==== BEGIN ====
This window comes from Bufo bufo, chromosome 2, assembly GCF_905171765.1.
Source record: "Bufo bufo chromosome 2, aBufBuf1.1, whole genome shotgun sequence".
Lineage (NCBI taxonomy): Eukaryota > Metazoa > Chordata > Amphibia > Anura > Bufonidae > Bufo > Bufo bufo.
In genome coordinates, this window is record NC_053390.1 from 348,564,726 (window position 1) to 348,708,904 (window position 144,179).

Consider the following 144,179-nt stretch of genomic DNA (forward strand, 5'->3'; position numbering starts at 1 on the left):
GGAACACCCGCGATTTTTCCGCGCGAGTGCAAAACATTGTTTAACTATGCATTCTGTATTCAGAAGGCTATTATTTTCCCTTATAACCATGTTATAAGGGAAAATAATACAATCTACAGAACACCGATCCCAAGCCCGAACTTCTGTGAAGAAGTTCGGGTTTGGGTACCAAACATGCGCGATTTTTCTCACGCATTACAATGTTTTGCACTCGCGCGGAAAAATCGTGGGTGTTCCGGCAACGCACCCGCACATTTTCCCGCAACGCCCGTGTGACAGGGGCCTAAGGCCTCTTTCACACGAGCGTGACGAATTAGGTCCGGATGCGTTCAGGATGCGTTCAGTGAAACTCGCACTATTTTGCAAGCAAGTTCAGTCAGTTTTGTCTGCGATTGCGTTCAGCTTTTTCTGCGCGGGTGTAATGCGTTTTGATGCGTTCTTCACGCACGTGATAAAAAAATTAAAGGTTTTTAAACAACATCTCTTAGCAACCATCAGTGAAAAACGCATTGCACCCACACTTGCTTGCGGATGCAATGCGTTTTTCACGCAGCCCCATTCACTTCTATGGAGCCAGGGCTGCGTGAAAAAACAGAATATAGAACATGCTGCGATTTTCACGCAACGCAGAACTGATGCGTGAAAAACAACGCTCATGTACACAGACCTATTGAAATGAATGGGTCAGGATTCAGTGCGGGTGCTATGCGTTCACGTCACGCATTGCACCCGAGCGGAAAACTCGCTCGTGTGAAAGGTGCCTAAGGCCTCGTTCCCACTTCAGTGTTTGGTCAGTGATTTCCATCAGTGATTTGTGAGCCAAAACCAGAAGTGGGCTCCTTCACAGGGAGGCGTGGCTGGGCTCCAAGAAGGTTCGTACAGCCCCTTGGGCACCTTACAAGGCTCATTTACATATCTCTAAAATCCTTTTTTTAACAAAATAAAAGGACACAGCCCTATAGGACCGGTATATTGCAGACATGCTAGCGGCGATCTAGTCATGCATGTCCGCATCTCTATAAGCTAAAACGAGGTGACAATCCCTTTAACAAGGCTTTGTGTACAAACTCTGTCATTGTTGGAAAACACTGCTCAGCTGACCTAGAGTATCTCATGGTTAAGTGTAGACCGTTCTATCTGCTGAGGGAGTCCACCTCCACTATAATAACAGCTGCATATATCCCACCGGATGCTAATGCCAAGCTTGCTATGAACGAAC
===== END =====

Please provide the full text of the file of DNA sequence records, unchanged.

This window comes from Bufo bufo, chromosome 2, assembly GCF_905171765.1.
Source record: "Bufo bufo chromosome 2, aBufBuf1.1, whole genome shotgun sequence".
Lineage (NCBI taxonomy): Eukaryota > Metazoa > Chordata > Amphibia > Anura > Bufonidae > Bufo > Bufo bufo.
In genome coordinates, this window is record NC_053390.1 from 348,564,726 (window position 1) to 348,708,904 (window position 144,179).

Consider the following 144,179-nt stretch of genomic DNA (forward strand, 5'->3'; position numbering starts at 1 on the left):
GGAACACCCGCGATTTTTCCGCGCGAGTGCAAAACATTGTTTAACTATGCATTCTGTATTCAGAAGGCTATTATTTTCCCTTATAACCATGTTATAAGGGAAAATAATACAATCTACAGAACACCGATCCCAAGCCCGAACTTCTGTGAAGAAGTTCGGGTTTGGGTACCAAACATGCGCGATTTTTCTCACGCATTACAATGTTTTGCACTCGCGCGGAAAAATCGTGGGTGTTCCGGCAACGCACCCGCACATTTTCCCGCAACGCCCGTGTGACAGGGGCCTAAGGCCTCTTTCACACGAGCGTGACGAATTAGGTCCGGATGCGTTCAGGATGCGTTCAGTGAAACTCGCACTATTTTGCAAGCAAGTTCAGTCAGTTTTGTCTGCGATTGCGTTCAGCTTTTTCTGCGCGGGTGTAATGCGTTTTGATGCGTTCTTCACGCACGTGATAAAAAAATTAAAGGTTTTTAAACAACATCTCTTAGCAACCATCAGTGAAAAACGCATTGCACCCACACTTGCTTGCGGATGCAATGCGTTTTTCACGCAGCCCCATTCACTTCTATGGAGCCAGGGCTGCGTGAAAAAACAGAATATAGAACATGCTGCGATTTTCACGCAACGCAGAACTGATGCGTGAAAAACAACGCTCATGTACACAGACCTATTGAAATGAATGGGTCAGGATTCAGTGCGGGTGCTATGCGTTCACGTCACGCATTGCACCCGAGCGGAAAACTCGCTCGTGTGAAAGGTGCCTAAGGCCTCGTTCCCACTTCAGTGTTTGGTCAGTGATTTCCATCAGTGATTTGTGAGCCAAAACCAGAAGTGGGCTCCTTCACAGGGAGGCGTGGCTGGGCTCCAAGAAGGTTCGTACAGCCCCTTGGGCACCTTACAAGGCTCATTTACATATCTCTAAAATCCTTTTTTTAACAAAATAAAAGGACACAGCCCTATAGGACCGGTATATTGCAGACATGCTAGCGGCGATCTAGTCATGCATGTCCGCATCTCTATAAGCTAAAACGAGGTGACAATCCCTTTAACAAGGCTTTGTGTACAAACTCTGTCATTGTTGGAAAACACTGCTCAGCTGACCTAGAGTATCTCATGGTTAAGTGTAGACCGTTCTATCTGCTGAGGGAGTCCACCTCCACTATAATAACAGCTGCATATATCCCACCGGATGCTAATGCCAAGCTTGCTATGAACGAAC